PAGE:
Identification

Mice are small rodents that are not native to North America. Mice arrived with early European settlers in the coastal regions of the U.S. The mouse has become widespread throughout the United States, including Atlanta, Georgia.

Typically, the house mouse is nocturnal, but may be active during the day when food is difficult to find. Mice have varied diets consisting of grains, fruits, vegetables and refuse.

Mice have a small almost bald tail with short body hair that varies in color from whitish-grey to dark brown. The average body and head length of a mouse is 2” to 3 ½” not including the tail that is almost as long as their body.

House mice are inexhaustible breeders. Females reach sexual maturity within thirty-five days of birth and males in sixty days. Mice may have several litters in their short life-span. A twenty-day gestation period may produce four to eight offspring per litter.

Mouse ears are moderately large (in proportion to their body) and naked. A mouse has well-developed senses of smell, taste and hearing but poor vision. Mice are excellent climbers and swimmers.

How, When and Why They Become a Nuisance Pest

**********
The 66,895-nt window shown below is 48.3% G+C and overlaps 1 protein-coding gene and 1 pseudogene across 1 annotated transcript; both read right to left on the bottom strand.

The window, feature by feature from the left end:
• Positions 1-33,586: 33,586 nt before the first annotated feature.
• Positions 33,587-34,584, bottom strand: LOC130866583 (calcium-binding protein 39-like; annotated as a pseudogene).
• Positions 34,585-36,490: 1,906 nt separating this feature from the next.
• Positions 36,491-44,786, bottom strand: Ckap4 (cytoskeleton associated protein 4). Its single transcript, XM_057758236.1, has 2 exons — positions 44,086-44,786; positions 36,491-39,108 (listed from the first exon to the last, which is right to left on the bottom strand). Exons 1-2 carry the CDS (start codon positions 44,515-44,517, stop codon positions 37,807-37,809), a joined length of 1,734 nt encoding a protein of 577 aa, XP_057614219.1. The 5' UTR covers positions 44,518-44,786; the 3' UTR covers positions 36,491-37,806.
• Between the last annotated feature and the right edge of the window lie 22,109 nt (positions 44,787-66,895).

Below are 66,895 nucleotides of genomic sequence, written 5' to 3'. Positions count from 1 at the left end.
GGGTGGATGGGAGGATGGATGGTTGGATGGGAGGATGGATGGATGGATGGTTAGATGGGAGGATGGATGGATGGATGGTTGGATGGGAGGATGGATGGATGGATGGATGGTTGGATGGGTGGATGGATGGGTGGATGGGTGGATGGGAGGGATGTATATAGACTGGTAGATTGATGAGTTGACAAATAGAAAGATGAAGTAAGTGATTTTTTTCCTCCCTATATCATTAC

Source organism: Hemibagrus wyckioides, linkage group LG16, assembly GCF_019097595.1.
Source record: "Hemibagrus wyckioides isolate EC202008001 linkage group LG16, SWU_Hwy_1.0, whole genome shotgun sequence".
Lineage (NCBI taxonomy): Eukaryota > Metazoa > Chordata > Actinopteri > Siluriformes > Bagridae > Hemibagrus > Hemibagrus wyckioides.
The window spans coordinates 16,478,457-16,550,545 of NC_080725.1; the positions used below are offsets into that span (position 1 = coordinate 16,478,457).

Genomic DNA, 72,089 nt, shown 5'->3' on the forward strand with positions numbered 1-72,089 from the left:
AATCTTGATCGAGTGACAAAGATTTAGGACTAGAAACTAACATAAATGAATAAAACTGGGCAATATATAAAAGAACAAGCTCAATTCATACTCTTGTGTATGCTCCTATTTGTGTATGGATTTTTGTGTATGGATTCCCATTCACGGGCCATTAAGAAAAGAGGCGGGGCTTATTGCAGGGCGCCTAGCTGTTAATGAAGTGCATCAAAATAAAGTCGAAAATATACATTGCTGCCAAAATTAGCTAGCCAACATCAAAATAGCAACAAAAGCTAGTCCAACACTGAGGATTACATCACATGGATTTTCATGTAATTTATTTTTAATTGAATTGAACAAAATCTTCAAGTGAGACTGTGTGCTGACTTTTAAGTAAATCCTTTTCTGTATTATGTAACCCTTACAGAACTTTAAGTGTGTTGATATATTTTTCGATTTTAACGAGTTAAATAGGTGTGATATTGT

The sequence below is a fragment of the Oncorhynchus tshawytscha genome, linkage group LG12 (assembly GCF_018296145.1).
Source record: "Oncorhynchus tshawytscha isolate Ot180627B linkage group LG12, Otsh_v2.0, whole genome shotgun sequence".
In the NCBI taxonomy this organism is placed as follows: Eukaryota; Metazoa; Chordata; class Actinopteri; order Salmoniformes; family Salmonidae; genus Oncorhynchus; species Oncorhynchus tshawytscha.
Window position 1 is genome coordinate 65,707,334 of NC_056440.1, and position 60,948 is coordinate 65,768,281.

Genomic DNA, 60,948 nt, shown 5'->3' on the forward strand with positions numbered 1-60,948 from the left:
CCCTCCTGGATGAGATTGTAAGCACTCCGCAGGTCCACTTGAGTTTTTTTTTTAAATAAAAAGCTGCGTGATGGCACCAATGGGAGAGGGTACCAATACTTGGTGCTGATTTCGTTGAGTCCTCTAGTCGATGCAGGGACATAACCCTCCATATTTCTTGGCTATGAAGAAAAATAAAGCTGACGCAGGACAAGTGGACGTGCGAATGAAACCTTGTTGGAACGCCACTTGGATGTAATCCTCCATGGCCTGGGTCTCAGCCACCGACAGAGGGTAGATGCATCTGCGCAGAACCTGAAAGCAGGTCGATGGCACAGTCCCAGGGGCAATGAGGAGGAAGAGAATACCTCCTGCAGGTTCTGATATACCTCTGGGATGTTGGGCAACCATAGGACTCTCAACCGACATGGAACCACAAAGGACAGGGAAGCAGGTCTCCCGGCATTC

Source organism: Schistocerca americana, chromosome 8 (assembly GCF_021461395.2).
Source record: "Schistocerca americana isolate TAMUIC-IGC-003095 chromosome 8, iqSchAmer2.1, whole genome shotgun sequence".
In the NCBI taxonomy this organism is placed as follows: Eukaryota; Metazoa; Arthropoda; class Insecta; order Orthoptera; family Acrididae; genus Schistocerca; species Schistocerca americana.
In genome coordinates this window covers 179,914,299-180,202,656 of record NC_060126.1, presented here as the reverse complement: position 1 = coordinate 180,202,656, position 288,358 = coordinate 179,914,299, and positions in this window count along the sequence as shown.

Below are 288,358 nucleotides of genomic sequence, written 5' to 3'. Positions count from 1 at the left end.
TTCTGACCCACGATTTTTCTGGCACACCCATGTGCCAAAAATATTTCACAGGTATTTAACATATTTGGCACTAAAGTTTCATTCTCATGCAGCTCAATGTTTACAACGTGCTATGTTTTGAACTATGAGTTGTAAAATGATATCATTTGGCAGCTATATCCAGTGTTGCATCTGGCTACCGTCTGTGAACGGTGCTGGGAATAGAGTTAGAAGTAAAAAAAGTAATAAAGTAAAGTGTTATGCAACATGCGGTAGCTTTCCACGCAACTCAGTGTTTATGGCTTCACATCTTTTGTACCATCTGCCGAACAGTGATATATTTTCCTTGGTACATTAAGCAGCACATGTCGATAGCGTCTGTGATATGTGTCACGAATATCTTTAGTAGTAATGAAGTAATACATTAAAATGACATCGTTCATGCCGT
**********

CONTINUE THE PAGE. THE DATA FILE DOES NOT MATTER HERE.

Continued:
Mice will reside in attics, walls, basements, crawl spaces, or in any living space accessible to them. They can keep you up at night with nocturnal attic noise or noise in walls. One female mouse can live up to 1 year and is capable of producing 70+ offspring in her life span. Mice will live inside buildings and carry out their breeding and damaging habits year round.

Damage They Cause

Mice may spread diseases such as Rickettsiapox, Hantavirus Pulmonary Syndrome, E.coli etc through bites, fleas, microbes, feces (a single mouse can produce sixty droppings in one day) and partially eaten foodstuffs. Mice will damage electrical wires by chewing on them.

Atlanta, Georgia Mouse Removal & Mouse Control

It is not easy to permanently rid a structure of mice and/or rats; they coexist with humans quite well. The first step in the mouse removal program should be trapping. Live-trapping works well for field mice and rats, but are less effective for other species of mice and rats. Trapping mice and rats can be challenging to the novice, please contact a professional rodent exterminator, such as Urban Wildlife Control before attempting to control a rodent problem.

Habitat modification also is a key component in rodent control. Start habitat modification by removing food sources, such as pet foods left out, and human food scraps. Hiding places, if possible, should be eliminated.

Excluding rodents from a structure is the most successful form of mouse control; physically restricting access to your home may be the only solution for long term relief from rat and mouse problems. Because mice are excellent climbers and can squeeze through a hole only a ¼” in size exclusion can be a laborious task.